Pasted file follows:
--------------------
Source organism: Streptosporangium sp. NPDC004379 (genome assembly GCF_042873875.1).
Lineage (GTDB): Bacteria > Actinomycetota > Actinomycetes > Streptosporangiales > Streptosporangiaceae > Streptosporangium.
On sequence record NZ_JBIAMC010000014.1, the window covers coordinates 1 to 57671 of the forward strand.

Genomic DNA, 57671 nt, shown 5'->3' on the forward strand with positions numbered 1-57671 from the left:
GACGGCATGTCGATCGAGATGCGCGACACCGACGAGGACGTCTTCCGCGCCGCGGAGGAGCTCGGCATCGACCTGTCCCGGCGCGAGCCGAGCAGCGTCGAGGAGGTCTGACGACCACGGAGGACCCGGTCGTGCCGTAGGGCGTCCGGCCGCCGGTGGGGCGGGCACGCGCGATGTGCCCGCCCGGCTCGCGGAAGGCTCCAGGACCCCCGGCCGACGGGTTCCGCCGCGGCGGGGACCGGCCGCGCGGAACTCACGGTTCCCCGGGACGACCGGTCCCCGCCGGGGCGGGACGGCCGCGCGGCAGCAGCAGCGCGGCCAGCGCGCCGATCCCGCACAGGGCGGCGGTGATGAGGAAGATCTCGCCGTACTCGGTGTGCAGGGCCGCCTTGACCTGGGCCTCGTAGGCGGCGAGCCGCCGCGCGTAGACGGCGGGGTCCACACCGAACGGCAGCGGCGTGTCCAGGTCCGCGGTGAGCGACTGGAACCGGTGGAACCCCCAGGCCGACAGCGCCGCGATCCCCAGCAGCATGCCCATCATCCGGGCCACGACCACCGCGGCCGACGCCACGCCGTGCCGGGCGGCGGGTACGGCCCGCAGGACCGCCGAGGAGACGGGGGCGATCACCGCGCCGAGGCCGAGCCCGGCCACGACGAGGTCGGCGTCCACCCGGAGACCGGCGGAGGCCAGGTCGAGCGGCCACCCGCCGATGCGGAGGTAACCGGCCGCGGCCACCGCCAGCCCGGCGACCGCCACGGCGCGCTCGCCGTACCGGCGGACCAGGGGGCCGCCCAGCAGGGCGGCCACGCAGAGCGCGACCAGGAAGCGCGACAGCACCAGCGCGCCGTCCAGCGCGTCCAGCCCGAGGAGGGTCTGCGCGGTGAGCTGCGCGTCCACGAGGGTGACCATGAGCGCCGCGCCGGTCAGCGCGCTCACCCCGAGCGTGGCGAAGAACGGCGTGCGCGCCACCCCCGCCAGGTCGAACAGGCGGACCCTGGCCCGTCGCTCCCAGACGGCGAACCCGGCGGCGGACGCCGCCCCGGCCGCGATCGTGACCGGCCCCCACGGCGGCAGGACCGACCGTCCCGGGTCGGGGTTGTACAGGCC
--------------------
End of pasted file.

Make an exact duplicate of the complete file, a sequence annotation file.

Source organism: Streptosporangium sp. NPDC004379 (genome assembly GCF_042873875.1).
Lineage (GTDB): Bacteria > Actinomycetota > Actinomycetes > Streptosporangiales > Streptosporangiaceae > Streptosporangium.
On sequence record NZ_JBIAMC010000014.1, the window covers coordinates 1 to 57671 of the forward strand.

Genomic DNA, 57671 nt, shown 5'->3' on the forward strand with positions numbered 1-57671 from the left:
GACGGCATGTCGATCGAGATGCGCGACACCGACGAGGACGTCTTCCGCGCCGCGGAGGAGCTCGGCATCGACCTGTCCCGGCGCGAGCCGAGCAGCGTCGAGGAGGTCTGACGACCACGGAGGACCCGGTCGTGCCGTAGGGCGTCCGGCCGCCGGTGGGGCGGGCACGCGCGATGTGCCCGCCCGGCTCGCGGAAGGCTCCAGGACCCCCGGCCGACGGGTTCCGCCGCGGCGGGGACCGGCCGCGCGGAACTCACGGTTCCCCGGGACGACCGGTCCCCGCCGGGGCGGGACGGCCGCGCGGCAGCAGCAGCGCGGCCAGCGCGCCGATCCCGCACAGGGCGGCGGTGATGAGGAAGATCTCGCCGTACTCGGTGTGCAGGGCCGCCTTGACCTGGGCCTCGTAGGCGGCGAGCCGCCGCGCGTAGACGGCGGGGTCCACACCGAACGGCAGCGGCGTGTCCAGGTCCGCGGTGAGCGACTGGAACCGGTGGAACCCCCAGGCCGACAGCGCCGCGATCCCCAGCAGCATGCCCATCATCCGGGCCACGACCACCGCGGCCGACGCCACGCCGTGCCGGGCGGCGGGTACGGCCCGCAGGACCGCCGAGGAGACGGGGGCGATCACCGCGCCGAGGCCGAGCCCGGCCACGACGAGGTCGGCGTCCACCCGGAGACCGGCGGAGGCCAGGTCGAGCGGCCACCCGCCGATGCGGAGGTAACCGGCCGCGGCCACCGCCAGCCCGGCGACCGCCACGGCGCGCTCGCCGTACCGGCGGACCAGGGGGCCGCCCAGCAGGGCGGCCACGCAGAGCGCGACCAGGAAGCGCGACAGCACCAGCGCGCCGTCCAGCGCGTCCAGCCCGAGGAGGGTCTGCGCGGTGAGCTGCGCGTCCACGAGGGTGACCATGAGCGCCGCGCCGGTCAGCGCGCTCACCCCGAGCGTGGCGAAGAACGGCGTGCGCGCCACCCCCGCCAGGTCGAACAGGCGGACCCTGGCCCGTCGCTCCCAGACGGCGAACCCGGCGGCGGACGCCGCCCCGGCCGCGATCGTGACCGGCCCCCACGGCGGCAGGACCGACCGTCCCGGGTCGGGGTTGTACAGGCC